3. amanda
    amanda 9 years ago .Reply

    I periodically block my tweets because I find that total strangers are signing up to hear me yammer about software decisions, designing for mobile devices, where to get a great donut and how annoying it is when people misuse “quotes” and other “punctuation.” And yet, I kind of like it when people I know professionally let me have a glimpse of the rest of their life.

    There’s a limit, but I figure it is up to me to decide whether there are enough gems in your twitter stream to keep it coming.

    What I profoundly dislike is the twit-storm that flows forth from folks who decide to live-tweet conferences. The “so and so is pointing out deep thing” tweets. Ugh. I’d rather wait until you’ve thought about it a little and blogged it, complete with your take on whether “so and so’s” insights were spot on or missed the point.

    Honestly, though (and I don’t follow your tweets or know who you are so later you can ask me why I’m commenting at all …) what I get from hearing about your mountain bike rides is a nice segue into a conversation when we meet at a conference finally. I can say “hey, I’ve been wanting to meet you and I love The Cup in Boulder, too.” and then if you seem like an agreeable person I can launch into a question about twitter and journalism.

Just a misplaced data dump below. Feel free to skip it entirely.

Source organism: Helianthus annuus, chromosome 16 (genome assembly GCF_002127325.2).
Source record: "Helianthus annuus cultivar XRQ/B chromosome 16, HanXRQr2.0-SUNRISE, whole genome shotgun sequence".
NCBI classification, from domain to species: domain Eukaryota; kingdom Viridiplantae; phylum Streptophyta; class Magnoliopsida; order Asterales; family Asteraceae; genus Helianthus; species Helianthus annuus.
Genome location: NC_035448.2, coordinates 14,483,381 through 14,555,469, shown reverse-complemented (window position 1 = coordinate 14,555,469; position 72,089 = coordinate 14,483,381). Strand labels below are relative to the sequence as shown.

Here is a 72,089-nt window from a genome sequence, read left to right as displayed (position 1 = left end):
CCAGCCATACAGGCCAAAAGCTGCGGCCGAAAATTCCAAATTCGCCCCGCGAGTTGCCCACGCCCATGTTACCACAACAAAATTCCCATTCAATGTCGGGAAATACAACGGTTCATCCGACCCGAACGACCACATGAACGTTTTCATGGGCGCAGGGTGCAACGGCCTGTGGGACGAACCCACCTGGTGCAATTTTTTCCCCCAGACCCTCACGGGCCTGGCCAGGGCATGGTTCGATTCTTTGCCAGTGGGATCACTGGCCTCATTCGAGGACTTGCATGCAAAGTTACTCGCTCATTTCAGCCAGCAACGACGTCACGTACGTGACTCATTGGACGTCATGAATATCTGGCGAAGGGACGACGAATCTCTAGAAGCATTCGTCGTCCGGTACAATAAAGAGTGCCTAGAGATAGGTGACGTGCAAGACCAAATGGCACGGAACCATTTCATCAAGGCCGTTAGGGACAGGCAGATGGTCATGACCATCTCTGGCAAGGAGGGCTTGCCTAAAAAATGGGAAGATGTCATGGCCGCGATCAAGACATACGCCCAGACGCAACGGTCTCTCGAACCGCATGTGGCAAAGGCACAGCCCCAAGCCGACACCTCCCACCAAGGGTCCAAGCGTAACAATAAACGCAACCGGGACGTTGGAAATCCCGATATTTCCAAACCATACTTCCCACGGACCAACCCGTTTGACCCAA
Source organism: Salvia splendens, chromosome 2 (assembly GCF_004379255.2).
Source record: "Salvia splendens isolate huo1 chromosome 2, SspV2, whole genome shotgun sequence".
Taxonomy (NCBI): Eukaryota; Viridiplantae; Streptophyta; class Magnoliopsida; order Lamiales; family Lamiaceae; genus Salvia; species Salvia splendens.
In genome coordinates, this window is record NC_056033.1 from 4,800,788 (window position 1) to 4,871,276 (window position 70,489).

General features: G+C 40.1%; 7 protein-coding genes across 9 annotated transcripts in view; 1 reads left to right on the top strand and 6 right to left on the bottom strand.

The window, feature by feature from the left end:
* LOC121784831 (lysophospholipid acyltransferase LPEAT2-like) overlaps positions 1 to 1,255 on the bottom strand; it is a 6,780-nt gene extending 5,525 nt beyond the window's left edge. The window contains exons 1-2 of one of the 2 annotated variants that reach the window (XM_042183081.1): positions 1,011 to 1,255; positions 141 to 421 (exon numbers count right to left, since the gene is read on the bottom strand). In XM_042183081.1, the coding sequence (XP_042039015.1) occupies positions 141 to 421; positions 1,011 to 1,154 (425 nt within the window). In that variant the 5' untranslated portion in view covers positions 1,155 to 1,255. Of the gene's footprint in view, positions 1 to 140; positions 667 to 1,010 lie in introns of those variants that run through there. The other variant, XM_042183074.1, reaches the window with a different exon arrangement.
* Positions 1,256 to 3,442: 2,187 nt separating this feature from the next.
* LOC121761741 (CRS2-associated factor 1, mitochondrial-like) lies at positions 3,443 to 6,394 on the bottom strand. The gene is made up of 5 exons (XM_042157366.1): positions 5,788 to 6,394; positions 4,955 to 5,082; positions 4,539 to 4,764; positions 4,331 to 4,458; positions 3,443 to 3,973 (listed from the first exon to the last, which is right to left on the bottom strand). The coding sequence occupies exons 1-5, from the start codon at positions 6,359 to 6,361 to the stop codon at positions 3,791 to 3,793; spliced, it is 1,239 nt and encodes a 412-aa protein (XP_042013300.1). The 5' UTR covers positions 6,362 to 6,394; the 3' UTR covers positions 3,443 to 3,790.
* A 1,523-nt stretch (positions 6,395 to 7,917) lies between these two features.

4. Alistair
    Alistair 9 years ago .Reply

    Interesting post – I actually found this post by google search for “mountain biking on friendfeed”. But I also read Robert Scoble’s list back when it was published.

    I have wrestled with this myself. I guess it depends on whether you are primarily aiming to provide value for your subscribers vs. documenting your interests and real life online.